Can we make language learning easier and faster by triggering habits?

I read a very interesting book last week, called ‘The Power of Habit’, by Charles Duhigg.  It looks in readable detail at what is really known about how to build and how to break habits, and suggests very strongly indeed that all habits break down to a basic pattern of cue -> action -> reward.

Ideally, a cue should be an external trigger – if your cue is just ‘Remembering to go for a run’, for example, it’s only going to be triggered when you happen to think about it – which might explain why so many people have trouble getting into the habit of going for a run.

In terms of breaking habits, too, it’s particularly important to identify what your cue really is – a lot of the time, we only have a vague idea of why we do something we’d rather not.  Once you think carefully about what is triggering the behaviour, it’s easier to see ways to control it.

It struck me immediately that this might be something interesting for my work with building course frameworks.  The ideas certainly work – I have a tendency to eat things I shouldn’t from time to time, and I’m not as good as I’d like to be at using my exercise bike in the mornings.  After a bit of careful thought last week, I realised that I only eat rubbish when I’m downstairs – physically too close to the fridge – and feeling in need of a little comfort.  This last week, I’ve just made a point of assessing the cue when I’m about to eat rubbish, and choosing a hug with one of the kids as my comfort, and without any stress or feeling of sacrifice I’ve completely stopped eating stuff I shouldn’t.

I also realised that the biggest reason I don’t do the exercise bike is that I put it off until later, and eventually ‘later’ becomes too late.  New rule – I’m not allowed to turn the computer on in the morning until I’ve been on the bike.  Net result – I haven’t missed a day since the new rule started, and it feels great.

So how could this help language learners?

It seems to me that the cue is the magic ingredient.  At the moment, our courses focus on giving people the language they need to deal with their first conversation – and our forum encourages people to go for it, to jump in and have that conversation – but, of course, it’s a huge step, and it takes a lot of courage.  Nothing external triggers that first conversation – it has to be a conscious decision from the learner.

I’ve tended to think of that first conversation as the first example of the learner using the language.  But now I think I’ve been wrong about that.

Before any learner has a conversation with someone who speaks their target language, they have an internal conversation, testing out the things they can and can’t say.

What if we could create some triggers for those internal conversations?

What if we could teach people how to say the things they say often, at certain points in the day?  The beginning of a framework for their own internal monologue?  Could we, for example, get them automatically to think ‘Byddai panad yn braf iawn’ every time someone asked them if they wanted a cuppa?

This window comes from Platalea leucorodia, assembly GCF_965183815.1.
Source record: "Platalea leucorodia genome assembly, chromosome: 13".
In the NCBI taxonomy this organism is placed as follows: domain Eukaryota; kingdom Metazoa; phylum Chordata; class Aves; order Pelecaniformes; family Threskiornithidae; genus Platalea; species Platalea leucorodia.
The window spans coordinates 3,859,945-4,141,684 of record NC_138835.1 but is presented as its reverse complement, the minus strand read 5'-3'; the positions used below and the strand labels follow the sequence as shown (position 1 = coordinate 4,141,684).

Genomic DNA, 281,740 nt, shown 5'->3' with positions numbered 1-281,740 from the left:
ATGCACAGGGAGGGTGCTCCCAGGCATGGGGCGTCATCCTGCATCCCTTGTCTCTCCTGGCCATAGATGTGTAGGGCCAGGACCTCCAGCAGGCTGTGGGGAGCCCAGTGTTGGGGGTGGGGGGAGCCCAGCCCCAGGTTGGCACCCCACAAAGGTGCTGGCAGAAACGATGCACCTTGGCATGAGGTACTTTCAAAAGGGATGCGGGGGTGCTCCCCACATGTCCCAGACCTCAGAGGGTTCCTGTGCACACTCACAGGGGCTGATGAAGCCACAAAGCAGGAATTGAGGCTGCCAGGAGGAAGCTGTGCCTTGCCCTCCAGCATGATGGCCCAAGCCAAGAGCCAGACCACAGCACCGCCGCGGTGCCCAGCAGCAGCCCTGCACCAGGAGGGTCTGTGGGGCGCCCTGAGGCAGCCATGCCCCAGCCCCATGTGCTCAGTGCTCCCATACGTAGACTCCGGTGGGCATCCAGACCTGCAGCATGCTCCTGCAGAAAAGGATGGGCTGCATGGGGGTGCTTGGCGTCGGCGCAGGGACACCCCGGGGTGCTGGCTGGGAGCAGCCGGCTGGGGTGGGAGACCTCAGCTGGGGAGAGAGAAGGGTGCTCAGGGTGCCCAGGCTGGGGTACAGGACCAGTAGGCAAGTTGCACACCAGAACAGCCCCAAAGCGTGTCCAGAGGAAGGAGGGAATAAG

If we could, if we could create a collection of cues that would trigger the habit of thinking in the target language (even just for a sentence or two) several times a day, would that be likely to encourage people to start using their new language with speakers sooner than would otherwise be the case?

I think it would be, so I think we might need to run some tests with this…:-)

 

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4 responses to “Can we make language learning easier and faster by triggering habits?

    • Identifying existing cues and thinking of new ones is a fascinatingly worthwhile thought exercise – I hope you enjoy it! And diolch yn fawr iawn iawn for your email – will be answering it as soon as I get back from a brief trip to see my mother…:-)

  1. I totally agree with that!

    I remember when I first started learning Welsh, I went to Caernarfon and saw people making queries in Welsh to the staff behind the counter in the information centre. After an hour or so, of simulating conversations in my head (or as you brilliantly put it – testing out the things you can and can’t say) and a fair few reminders of “it’s diolch, not thank you”, I went back, picked the least talkative staff member, and mumbled “oes gen ti map o’r dref, os gwelwch yn dda?”, the man immediately replied “oes” got up and handed over a map of the town, from the leaflet display behind the counter.

    I was on cloud nine. I had spoken Welsh, been understood, understood the reply, and gotten what I was after.

    Since then, my natural (without thinking about it) reaction has been to say diolch to the bus driver, instead of thanks, which can encourage some funny looks when you live a long way away from Wales 😀

    Hopefully this backs up your theory, and proves that if you make a habbit of reacting a certain way when cued it becomes concreted as something you just do 🙂

    • That’s really interesting, Danny, thanks for sharing. I think a lot of learners give themselves a hard time and convince themselves that stuff like ‘just’ saying ‘diolch’ and so on really doesn’t count – but it’s remarkable how much of a waterfall effect using just a little Welsh has…:)

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